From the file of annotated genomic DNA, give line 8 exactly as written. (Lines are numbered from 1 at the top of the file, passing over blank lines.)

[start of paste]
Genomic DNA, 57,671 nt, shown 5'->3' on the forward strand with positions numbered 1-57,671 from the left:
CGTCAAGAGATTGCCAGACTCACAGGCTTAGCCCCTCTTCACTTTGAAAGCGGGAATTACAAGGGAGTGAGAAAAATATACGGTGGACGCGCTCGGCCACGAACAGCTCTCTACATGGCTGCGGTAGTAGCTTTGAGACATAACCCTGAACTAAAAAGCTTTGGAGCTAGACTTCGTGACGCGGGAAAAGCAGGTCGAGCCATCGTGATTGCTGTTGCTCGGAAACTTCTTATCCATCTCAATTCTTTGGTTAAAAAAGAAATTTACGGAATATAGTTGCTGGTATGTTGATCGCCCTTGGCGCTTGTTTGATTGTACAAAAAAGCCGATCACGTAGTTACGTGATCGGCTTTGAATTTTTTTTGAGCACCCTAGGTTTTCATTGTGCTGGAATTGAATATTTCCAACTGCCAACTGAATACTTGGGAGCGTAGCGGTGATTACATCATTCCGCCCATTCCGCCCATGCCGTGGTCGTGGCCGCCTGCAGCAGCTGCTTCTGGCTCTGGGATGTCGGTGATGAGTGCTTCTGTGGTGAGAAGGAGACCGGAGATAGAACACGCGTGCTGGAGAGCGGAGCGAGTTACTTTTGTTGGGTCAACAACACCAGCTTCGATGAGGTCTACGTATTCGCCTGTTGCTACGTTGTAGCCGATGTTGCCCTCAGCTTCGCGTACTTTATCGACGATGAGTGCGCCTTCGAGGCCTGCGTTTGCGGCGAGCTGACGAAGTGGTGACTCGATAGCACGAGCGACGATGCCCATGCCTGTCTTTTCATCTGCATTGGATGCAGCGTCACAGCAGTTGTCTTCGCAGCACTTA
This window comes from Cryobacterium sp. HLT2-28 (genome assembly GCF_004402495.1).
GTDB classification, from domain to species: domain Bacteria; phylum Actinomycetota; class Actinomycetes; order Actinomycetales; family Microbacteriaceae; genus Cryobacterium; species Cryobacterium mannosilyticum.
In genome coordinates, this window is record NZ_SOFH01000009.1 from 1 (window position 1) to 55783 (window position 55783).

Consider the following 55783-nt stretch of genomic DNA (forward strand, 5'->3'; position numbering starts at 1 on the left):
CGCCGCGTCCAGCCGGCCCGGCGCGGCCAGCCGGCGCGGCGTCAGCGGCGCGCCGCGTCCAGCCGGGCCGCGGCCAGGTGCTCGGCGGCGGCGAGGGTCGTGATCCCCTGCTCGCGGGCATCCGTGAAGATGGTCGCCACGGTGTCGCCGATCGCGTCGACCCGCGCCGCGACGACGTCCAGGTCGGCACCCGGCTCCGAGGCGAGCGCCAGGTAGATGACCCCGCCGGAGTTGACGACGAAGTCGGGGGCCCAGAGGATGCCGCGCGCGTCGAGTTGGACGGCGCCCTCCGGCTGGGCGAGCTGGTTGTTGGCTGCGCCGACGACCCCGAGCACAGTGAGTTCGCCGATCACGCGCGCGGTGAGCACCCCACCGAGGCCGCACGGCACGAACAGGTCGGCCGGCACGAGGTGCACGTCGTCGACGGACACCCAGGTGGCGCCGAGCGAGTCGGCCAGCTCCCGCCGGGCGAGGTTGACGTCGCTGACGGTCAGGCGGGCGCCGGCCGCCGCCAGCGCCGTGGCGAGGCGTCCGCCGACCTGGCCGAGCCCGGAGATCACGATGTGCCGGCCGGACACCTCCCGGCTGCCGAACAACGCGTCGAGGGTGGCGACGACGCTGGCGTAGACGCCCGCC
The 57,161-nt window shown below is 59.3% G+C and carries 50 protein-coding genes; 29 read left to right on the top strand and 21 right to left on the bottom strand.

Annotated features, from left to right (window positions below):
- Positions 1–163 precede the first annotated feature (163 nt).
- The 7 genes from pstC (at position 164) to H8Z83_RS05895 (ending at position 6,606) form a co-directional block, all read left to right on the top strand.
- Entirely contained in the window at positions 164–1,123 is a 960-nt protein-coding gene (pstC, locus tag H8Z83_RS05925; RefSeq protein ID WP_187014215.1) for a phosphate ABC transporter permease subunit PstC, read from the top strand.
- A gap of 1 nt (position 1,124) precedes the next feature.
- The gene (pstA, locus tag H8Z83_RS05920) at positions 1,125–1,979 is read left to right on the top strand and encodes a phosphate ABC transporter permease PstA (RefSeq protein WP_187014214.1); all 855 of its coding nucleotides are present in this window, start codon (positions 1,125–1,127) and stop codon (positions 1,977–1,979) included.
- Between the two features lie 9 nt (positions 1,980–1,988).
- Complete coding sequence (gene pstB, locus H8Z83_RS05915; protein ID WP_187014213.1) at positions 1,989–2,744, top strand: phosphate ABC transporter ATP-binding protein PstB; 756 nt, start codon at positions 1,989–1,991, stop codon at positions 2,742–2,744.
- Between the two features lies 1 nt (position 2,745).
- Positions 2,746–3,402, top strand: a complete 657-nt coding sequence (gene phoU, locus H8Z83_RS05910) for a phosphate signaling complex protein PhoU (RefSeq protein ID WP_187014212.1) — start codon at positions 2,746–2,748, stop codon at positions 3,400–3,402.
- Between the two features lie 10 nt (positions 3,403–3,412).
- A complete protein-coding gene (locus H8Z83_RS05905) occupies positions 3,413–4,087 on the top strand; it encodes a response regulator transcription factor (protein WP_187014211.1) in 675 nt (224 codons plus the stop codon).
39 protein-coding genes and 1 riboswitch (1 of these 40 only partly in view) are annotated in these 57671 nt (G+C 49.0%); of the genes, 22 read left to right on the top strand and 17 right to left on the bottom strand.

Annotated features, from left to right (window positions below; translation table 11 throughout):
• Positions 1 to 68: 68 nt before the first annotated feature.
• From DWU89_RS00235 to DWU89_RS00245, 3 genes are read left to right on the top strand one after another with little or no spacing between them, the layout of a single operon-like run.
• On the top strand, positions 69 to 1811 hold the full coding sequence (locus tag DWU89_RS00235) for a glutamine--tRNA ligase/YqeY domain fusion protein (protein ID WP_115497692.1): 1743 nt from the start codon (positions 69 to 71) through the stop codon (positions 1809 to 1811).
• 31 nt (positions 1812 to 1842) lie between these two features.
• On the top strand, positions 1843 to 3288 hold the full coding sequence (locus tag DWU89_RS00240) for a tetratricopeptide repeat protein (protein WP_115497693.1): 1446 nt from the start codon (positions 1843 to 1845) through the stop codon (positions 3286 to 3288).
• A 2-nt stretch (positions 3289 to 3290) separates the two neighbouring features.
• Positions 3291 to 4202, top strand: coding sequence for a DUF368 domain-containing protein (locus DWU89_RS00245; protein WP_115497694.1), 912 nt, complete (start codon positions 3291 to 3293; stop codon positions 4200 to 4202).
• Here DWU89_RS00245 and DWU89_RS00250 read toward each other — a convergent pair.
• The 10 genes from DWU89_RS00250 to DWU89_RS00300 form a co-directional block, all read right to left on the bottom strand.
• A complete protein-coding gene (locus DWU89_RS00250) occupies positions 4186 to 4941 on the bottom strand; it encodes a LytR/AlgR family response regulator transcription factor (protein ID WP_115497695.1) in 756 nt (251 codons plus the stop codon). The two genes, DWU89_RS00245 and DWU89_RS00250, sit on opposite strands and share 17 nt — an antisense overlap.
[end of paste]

The 57,161-nt window shown below is 59.3% G+C and carries 50 protein-coding genes; 29 read left to right on the top strand and 21 right to left on the bottom strand.